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Suppose you set up an automatic withdrawal from your checking account to fulfill a five-year pledge you made to a capital campaign for your church; or to construct the Botanical Center’s outdoor gardens; or to build the University of Iowa’s new Children’s Hospital. In each case it would be something of enduring value – something that will benefit future generations. During these five years, your gift happens automatically each month, and each year, without having to be re-evaluated against other wants and needs in your household budget.

Now imagine it is five years later, and you have just received a notice in the mail asking you to sign and return a form for a five-year renewal. Would you just go ahead and sign it and send it back, or would you ask some questions first?

For example, would you ask:

(1) What has been accomplished with the original funds? Is the project completed?

(2) What is the remaining need, or what is the new need going forward?

(3) Does this cause remain the top priority that it has been before, given the things that have changed in your family over the past five years? What if you now have to pay for long-term care for a family member, for instance?

Most of us would ask the questions before renewing a major commitment. However, in the world of public policy, these questions are too often not asked. Renewal is assumed. Best example: K-12 school infrastructure funding.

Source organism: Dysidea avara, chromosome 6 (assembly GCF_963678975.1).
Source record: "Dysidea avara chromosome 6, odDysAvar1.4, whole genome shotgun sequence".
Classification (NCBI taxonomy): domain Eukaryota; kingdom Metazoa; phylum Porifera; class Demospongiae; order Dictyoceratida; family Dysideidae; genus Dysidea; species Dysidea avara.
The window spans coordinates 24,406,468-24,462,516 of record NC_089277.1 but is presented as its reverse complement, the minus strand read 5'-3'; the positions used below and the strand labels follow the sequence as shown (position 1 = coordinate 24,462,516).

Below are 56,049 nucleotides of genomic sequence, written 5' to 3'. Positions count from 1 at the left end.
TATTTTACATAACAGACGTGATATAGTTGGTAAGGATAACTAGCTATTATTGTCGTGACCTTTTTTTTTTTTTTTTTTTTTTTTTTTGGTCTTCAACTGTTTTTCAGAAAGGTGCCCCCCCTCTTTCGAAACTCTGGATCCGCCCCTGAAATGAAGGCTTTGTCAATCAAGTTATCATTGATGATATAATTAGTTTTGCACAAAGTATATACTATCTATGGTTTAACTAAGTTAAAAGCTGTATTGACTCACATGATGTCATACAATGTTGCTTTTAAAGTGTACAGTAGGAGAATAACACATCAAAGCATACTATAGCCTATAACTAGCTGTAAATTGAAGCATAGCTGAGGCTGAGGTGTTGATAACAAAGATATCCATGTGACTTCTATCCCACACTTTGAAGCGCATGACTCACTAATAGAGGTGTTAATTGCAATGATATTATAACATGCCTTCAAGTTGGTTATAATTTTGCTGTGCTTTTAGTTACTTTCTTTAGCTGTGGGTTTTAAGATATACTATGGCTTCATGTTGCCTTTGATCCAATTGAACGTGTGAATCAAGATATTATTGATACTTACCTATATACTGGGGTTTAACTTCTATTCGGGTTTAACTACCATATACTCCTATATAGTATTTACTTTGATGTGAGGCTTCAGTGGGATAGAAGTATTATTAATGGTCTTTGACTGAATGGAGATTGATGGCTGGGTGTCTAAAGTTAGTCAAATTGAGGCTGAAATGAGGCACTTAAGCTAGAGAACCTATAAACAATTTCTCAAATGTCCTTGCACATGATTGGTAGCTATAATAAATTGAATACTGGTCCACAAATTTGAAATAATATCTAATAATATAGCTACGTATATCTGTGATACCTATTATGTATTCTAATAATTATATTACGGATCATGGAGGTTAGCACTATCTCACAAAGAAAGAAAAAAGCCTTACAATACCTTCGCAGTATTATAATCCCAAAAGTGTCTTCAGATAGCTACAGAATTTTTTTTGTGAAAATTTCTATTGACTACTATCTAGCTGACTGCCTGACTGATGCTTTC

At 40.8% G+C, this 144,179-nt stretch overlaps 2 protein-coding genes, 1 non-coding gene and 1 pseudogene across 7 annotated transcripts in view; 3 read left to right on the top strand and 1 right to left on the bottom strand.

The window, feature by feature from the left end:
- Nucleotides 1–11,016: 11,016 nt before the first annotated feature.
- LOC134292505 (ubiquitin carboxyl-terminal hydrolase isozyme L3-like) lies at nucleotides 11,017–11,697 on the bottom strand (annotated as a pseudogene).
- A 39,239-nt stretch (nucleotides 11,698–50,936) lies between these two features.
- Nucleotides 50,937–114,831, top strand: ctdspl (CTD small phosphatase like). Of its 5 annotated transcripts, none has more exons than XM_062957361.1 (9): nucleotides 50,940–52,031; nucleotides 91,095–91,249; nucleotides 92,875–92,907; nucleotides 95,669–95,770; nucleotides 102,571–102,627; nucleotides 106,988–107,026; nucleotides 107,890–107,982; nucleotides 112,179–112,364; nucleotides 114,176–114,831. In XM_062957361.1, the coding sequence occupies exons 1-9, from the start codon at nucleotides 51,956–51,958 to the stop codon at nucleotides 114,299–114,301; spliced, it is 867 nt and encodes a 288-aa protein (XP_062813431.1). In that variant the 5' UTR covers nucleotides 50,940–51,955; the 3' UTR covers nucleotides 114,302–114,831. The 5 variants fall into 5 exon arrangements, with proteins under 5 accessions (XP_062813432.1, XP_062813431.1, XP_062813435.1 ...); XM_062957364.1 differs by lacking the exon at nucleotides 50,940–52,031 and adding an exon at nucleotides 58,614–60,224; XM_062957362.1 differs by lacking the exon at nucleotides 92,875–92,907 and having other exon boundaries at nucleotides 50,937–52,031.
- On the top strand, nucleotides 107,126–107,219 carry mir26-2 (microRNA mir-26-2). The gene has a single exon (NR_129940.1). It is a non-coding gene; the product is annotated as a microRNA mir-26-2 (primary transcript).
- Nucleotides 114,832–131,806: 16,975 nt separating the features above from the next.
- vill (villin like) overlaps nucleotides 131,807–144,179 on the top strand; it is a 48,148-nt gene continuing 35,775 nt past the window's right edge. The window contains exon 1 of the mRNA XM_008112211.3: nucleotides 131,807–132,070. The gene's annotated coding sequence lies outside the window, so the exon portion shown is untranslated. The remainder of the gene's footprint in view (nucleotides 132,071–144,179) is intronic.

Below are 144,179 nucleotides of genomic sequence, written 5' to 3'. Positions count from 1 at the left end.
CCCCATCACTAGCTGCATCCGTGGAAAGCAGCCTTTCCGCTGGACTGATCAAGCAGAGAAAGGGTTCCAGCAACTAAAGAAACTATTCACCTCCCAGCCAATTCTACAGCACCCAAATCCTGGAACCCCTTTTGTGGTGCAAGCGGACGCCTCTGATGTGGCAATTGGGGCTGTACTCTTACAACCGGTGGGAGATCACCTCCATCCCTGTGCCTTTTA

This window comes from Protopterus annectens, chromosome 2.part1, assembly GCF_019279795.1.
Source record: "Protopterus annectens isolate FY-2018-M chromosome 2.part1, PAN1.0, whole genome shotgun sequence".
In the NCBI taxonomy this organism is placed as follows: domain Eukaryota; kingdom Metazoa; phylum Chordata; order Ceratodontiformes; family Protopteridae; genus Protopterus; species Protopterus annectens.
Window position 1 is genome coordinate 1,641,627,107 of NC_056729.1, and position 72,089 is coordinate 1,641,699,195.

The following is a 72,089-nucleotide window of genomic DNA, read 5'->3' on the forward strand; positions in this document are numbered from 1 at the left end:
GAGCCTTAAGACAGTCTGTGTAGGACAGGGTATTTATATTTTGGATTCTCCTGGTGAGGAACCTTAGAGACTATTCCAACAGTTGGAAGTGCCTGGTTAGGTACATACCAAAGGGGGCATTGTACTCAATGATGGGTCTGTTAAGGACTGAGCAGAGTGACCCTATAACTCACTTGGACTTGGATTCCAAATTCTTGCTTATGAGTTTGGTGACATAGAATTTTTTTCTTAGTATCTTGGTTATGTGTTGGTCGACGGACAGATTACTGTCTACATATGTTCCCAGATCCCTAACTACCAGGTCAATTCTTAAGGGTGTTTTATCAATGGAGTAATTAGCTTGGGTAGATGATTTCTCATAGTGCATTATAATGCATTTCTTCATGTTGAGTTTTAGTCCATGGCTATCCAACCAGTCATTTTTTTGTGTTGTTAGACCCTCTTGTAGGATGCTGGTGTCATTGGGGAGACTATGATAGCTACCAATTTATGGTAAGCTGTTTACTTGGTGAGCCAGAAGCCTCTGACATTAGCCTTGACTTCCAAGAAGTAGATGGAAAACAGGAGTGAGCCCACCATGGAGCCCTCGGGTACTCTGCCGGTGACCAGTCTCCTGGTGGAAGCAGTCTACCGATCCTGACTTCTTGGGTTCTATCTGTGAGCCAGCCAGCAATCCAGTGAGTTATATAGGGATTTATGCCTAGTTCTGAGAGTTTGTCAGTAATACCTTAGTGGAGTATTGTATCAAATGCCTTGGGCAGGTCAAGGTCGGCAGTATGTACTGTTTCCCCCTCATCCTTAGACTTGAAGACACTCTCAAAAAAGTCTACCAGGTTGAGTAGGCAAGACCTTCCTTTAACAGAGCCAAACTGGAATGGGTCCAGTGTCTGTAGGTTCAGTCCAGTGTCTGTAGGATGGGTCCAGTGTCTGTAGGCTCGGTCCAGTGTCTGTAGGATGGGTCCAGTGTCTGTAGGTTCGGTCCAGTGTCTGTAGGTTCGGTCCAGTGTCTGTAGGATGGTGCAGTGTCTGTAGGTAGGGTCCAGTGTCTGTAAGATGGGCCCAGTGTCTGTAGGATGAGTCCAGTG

For all the value there was in kicking off a conversation about water quality funding, the proposal to extend the sales tax after 2029 and use a tiny share of it for water quality improvement meant there was never a discussion of whether the sales tax for school infrastructure even needed to be renewed.

The discussion went straight to “us” versus “them;” education versus environment; the idea that it is somehow wrong to even dare to propose any change. But the questions need to be asked and the discussion needs to be had. It’s a huge amount of money, and its renewal deserves deliberate, thoughtful consideration.

First some background. In 2008 the Iowa Legislature dedicated a full one-cent increase in the sales tax to fund K-12 school infrastructure needs for 20 years, through 2029(1).

This amounts to about $440 million per year – which is HUGE in the overall scheme of things: large enough that in any given year it could build the equivalent of at least five metro nitrate treatment plants; four brand new metro-scale hospitals; at least ten Iowa Supreme Court buildings; or renovate the State Historical Building as proposed five times over.

Just seven years in, the impact has already been substantial. Looking around the metro area, it’s amazing to see the transformation that has taken place over the past several years.

The Des Moines Schools Central Academy building at Grand and Fleur was once an eyesore, but now is gleaming and beautiful. Des Moines elementary schools, some of which are over 100 years old, look better now than they have in my 60-year lifetime.